In 1975 psychiatrist Robert Stoller of the University of California, Los Angeles, wrote something bizarre in his textbook on sex and gender. He asserted that people who were assumed to be boys when they were born but whose gender identity or expression did not match that assumption “often have pretty faces, with fine hair, lovely complexions, graceful movements, and—especially—big, piercing, liquid eyes.” Based on this observation, he suggested a theoretical model in which transgender girls become transgender because they are especially cute. Society treats them more like girls, he reasoned, and because of this experience, they start to identify as female.

As a physician-scientist, I’m generally of the opinion that knowledge leads to progress. But studies focused on this particular question—those asking what determines someone’s gender identity—have led us down some strange and dangerous paths. Researchers in this area appear to be in search of some objective truth, but the science is rooted in a subjective assumption: that we need to know what makes someone transgender so that they can be “fixed.” As a result, scientists have relentlessly pursued such questions, launching studies that promoted ideas that could hurt transgender children and their families.

Stoller’s observations motivated many of the psychological theories behind what makes people transgender. In 1993 a group of researchers at the Clarke Institute of Psychiatry in Toronto set out to test his hypothesis that beauty and what was then called “gender identity disorder” were linked. They recruited 17 birth-assigned boys with the diagnosis and 17 birth-assigned boys without it,  all around the age of eight. The researchers then took headshots of the children and showed them to 36 college students. The students were asked to rate the youngsters’ physical appearance on a scale from one to five with categories such as “attractive,” “handsome” and “beautiful.” In the end, the college students found the children with “gender identity disorder” to be “prettier” than the cisgender boys. The findings seem to suggest Stoller was right: perhaps, because of their appearance, people treated the youngsters in the former group more like girls, and consequently, they became transgender. Though as the authors mention later in the paper, an equally plausible theory is that these children could have altered their appearance (long hair, et cetera) in ways that matched their identity, leading the college students to associate them with more feminine descriptions such as “pretty.”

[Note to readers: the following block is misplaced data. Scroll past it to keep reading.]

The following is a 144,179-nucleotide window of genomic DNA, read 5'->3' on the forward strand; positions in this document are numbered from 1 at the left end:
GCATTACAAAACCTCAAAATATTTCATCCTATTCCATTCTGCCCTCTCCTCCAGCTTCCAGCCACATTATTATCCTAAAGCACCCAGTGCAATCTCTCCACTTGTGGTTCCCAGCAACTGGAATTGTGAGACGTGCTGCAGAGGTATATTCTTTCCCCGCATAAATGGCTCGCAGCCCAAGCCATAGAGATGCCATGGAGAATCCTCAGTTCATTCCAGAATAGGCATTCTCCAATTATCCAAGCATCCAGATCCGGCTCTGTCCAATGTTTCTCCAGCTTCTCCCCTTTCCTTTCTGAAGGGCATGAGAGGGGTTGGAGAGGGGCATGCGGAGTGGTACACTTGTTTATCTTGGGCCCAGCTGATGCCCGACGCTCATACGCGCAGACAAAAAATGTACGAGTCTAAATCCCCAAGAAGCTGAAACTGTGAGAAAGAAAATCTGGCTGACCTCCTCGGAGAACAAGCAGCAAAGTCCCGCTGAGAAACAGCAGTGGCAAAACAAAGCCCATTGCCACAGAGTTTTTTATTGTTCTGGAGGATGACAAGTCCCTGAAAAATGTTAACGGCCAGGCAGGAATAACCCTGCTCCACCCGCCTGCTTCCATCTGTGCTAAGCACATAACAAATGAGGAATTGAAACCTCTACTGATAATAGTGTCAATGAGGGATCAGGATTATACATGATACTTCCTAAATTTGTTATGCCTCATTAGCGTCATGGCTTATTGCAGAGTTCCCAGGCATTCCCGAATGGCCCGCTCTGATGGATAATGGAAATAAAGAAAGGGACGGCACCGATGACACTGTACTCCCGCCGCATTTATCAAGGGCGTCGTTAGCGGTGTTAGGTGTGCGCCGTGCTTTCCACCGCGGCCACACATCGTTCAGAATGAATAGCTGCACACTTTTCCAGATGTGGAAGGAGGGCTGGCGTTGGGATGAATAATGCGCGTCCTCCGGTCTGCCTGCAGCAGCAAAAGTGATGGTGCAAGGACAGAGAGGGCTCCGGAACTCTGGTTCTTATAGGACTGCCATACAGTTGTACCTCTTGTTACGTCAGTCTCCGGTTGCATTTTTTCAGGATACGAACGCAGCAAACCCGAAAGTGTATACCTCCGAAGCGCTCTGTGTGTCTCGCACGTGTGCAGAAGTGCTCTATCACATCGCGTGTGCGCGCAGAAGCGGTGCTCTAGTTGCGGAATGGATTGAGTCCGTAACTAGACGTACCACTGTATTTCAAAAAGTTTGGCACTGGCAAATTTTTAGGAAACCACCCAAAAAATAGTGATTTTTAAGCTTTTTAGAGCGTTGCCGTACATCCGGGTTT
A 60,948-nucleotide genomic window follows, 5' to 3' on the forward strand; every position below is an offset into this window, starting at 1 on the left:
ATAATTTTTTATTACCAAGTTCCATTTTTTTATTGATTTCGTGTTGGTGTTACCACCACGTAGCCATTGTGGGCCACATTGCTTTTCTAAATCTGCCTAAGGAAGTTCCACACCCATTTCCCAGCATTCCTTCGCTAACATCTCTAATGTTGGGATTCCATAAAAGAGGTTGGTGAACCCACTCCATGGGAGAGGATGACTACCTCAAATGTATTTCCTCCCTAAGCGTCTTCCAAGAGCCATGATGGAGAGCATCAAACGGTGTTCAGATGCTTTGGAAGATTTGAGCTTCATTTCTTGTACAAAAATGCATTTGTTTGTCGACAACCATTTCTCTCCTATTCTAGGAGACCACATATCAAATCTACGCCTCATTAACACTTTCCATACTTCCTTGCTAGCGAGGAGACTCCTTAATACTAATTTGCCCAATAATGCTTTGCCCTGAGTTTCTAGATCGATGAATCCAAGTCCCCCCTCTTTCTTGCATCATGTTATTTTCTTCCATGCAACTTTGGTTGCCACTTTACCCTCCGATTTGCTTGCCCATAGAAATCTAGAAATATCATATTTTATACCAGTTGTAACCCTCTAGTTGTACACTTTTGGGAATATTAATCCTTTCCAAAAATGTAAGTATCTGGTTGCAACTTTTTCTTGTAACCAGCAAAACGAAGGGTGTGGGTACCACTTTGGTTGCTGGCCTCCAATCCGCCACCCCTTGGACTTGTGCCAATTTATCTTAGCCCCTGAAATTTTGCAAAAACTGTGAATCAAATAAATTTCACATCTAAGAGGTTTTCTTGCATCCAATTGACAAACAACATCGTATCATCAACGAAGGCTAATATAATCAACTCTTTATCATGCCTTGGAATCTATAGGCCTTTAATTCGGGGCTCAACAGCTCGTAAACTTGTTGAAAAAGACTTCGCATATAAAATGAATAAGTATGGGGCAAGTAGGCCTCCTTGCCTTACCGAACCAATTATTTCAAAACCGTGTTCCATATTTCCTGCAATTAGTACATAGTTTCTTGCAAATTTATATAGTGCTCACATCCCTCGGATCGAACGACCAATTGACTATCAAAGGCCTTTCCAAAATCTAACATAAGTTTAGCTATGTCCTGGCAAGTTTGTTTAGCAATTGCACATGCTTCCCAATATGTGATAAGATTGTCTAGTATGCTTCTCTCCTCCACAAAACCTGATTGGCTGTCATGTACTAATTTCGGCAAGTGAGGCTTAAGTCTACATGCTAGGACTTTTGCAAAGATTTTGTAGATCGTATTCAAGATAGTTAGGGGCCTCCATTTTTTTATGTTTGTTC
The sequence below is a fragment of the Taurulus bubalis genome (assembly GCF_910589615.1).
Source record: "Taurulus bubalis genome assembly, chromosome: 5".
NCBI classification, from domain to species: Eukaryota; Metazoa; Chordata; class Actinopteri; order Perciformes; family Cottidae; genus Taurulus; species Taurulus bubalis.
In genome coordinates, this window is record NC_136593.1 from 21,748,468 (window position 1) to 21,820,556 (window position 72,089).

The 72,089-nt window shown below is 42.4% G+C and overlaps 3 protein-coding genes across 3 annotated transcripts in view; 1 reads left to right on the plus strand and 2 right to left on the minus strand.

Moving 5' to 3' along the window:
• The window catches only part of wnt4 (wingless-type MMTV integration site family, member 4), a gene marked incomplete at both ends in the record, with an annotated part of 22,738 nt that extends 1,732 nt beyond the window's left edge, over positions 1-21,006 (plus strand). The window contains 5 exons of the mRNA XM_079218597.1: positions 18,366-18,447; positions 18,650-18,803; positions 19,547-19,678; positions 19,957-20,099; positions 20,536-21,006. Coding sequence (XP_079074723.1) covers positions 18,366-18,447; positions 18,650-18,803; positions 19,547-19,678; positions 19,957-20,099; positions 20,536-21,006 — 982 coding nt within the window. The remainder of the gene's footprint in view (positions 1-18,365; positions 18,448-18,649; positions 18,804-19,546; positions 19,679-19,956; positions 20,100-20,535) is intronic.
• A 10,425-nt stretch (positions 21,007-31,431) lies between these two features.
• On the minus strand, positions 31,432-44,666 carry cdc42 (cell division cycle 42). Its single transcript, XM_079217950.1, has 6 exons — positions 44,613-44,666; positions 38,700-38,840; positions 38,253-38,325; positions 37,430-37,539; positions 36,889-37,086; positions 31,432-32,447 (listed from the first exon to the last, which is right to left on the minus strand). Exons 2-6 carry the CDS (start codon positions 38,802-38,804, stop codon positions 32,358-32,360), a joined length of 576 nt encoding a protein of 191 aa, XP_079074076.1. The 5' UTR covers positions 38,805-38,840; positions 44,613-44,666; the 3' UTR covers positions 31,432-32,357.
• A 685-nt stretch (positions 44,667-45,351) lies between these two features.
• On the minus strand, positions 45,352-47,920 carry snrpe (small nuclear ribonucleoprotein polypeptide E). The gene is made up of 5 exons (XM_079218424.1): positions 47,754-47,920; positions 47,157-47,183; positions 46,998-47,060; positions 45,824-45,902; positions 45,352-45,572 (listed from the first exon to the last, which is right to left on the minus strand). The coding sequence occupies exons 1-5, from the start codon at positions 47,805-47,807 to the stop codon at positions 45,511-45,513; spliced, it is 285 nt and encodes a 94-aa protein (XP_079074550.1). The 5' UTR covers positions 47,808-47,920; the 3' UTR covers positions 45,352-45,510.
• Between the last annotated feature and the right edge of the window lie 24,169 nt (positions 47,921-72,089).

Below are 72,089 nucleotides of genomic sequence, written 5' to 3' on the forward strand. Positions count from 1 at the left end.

A few years later, researchers revived this line of investigation, using the headshots of young birth-assigned girls with “gender identity disorder.” A group of college students again rated how “ugly” or “pretty” these children appeared, compared with cisgender girls. The children with “gender identity disorder” were rated as less beautiful, prompting the researchers to suggest that they may have been treated more like boys and thus identified as male. It seems more likely that these children simply cut their hair shorter, so the participants attached more masculine words to them. In the end, the study didn’t reveal much about what makes someone transgender, but it did promote an offensive theory with the potential to diminish the self-esteem of vulnerable transgender youth.

Researchers also studied the parents of such children. Psychiatry has long been enamored with the theory of mothers harming the development of their children (for example, the refrigerator mother theory posited that autism was caused by a lack of maternal warmth). These studies similarly asked if perhaps parents were to “blame” for their kids’ gender identity. In one paper, researchers assessed whether the mothers of children with “gender identity disorder” had more symptoms of either depression or a condition called borderline personality disorder. They found these mothers had more symptoms of both. Sounds convincing, right? Children must become transgender because their mothers are mentally ill.